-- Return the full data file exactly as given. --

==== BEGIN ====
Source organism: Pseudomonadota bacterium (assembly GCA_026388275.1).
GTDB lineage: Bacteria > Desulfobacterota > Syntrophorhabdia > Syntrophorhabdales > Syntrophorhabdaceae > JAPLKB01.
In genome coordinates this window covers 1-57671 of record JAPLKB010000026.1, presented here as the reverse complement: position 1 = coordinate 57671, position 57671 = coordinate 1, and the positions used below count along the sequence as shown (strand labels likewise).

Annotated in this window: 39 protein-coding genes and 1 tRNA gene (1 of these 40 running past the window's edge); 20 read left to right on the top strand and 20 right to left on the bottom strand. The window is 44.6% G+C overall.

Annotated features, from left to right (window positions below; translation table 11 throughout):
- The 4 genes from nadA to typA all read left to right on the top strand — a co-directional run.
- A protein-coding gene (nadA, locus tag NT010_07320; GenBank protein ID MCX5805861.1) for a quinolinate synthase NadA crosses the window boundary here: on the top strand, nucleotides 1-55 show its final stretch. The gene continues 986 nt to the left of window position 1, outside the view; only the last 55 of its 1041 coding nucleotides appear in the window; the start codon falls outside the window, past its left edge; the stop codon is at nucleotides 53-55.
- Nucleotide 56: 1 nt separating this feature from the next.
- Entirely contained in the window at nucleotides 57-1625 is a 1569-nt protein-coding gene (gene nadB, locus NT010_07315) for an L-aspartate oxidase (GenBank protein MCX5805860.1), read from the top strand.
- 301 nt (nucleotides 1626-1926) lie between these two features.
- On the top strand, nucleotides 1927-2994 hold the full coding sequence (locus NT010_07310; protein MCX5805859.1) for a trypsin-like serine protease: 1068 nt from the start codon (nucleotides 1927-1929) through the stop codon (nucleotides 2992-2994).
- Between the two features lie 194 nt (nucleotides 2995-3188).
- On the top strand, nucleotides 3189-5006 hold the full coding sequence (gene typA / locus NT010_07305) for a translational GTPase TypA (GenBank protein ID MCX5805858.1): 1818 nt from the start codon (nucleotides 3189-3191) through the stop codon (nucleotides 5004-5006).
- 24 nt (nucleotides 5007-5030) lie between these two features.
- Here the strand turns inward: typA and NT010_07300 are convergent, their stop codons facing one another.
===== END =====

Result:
Source organism: Pseudomonadota bacterium (assembly GCA_026388275.1).
GTDB lineage: Bacteria > Desulfobacterota > Syntrophorhabdia > Syntrophorhabdales > Syntrophorhabdaceae > JAPLKB01.
In genome coordinates this window covers 1-57671 of record JAPLKB010000026.1, presented here as the reverse complement: position 1 = coordinate 57671, position 57671 = coordinate 1, and the positions used below count along the sequence as shown (strand labels likewise).

Annotated in this window: 39 protein-coding genes and 1 tRNA gene (1 of these 40 running past the window's edge); 20 read left to right on the top strand and 20 right to left on the bottom strand. The window is 44.6% G+C overall.

Annotated features, from left to right (window positions below; translation table 11 throughout):
- The 4 genes from nadA to typA all read left to right on the top strand — a co-directional run.
- A protein-coding gene (nadA, locus tag NT010_07320; GenBank protein ID MCX5805861.1) for a quinolinate synthase NadA crosses the window boundary here: on the top strand, nucleotides 1-55 show its final stretch. The gene continues 986 nt to the left of window position 1, outside the view; only the last 55 of its 1041 coding nucleotides appear in the window; the start codon falls outside the window, past its left edge; the stop codon is at nucleotides 53-55.
- Nucleotide 56: 1 nt separating this feature from the next.
- Entirely contained in the window at nucleotides 57-1625 is a 1569-nt protein-coding gene (gene nadB, locus NT010_07315) for an L-aspartate oxidase (GenBank protein MCX5805860.1), read from the top strand.
- 301 nt (nucleotides 1626-1926) lie between these two features.
- On the top strand, nucleotides 1927-2994 hold the full coding sequence (locus NT010_07310; protein MCX5805859.1) for a trypsin-like serine protease: 1068 nt from the start codon (nucleotides 1927-1929) through the stop codon (nucleotides 2992-2994).
- Between the two features lie 194 nt (nucleotides 2995-3188).
- On the top strand, nucleotides 3189-5006 hold the full coding sequence (gene typA / locus NT010_07305) for a translational GTPase TypA (GenBank protein ID MCX5805858.1): 1818 nt from the start codon (nucleotides 3189-3191) through the stop codon (nucleotides 5004-5006).
- 24 nt (nucleotides 5007-5030) lie between these two features.
- Here the strand turns inward: typA and NT010_07300 are convergent, their stop codons facing one another.